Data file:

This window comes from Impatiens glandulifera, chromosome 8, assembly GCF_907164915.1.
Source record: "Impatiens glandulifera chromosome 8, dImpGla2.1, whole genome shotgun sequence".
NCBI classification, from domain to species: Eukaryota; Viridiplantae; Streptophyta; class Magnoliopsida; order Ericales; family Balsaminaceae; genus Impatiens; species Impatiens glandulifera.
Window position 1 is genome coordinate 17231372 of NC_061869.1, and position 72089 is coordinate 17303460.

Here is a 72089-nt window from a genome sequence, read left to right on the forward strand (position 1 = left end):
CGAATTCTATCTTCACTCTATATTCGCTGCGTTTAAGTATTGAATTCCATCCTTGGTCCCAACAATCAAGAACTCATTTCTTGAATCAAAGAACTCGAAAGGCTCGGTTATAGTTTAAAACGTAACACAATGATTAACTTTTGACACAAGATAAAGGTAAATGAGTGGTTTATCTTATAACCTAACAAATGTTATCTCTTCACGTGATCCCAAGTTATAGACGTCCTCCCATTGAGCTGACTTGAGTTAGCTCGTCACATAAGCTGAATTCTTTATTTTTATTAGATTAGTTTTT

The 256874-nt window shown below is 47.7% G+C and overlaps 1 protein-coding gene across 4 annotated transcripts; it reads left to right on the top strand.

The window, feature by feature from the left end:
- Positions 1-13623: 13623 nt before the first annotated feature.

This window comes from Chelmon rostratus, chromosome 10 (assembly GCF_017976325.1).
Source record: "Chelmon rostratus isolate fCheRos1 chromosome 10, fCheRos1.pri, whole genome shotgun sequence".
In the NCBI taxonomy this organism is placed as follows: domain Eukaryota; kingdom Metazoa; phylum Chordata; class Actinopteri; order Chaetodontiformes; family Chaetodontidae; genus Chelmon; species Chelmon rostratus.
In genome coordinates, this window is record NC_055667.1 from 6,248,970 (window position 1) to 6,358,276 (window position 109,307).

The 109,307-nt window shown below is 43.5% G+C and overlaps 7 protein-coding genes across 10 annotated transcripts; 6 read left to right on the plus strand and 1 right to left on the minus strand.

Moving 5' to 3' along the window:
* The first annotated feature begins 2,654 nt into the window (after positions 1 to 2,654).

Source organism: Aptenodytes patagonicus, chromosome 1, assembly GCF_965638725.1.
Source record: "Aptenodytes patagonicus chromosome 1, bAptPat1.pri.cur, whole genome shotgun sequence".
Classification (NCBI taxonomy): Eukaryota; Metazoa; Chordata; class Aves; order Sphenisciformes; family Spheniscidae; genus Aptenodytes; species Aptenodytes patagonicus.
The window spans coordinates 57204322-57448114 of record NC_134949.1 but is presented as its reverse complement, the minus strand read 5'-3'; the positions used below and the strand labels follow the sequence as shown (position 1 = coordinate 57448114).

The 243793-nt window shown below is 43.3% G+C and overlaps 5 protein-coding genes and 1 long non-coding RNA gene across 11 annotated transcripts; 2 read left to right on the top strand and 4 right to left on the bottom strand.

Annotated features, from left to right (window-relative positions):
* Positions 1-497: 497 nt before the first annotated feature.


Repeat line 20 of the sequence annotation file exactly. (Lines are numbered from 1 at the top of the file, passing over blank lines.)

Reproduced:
The window spans coordinates 57204322-57448114 of record NC_134949.1 but is presented as its reverse complement, the minus strand read 5'-3'; the positions used below and the strand labels follow the sequence as shown (position 1 = coordinate 57448114).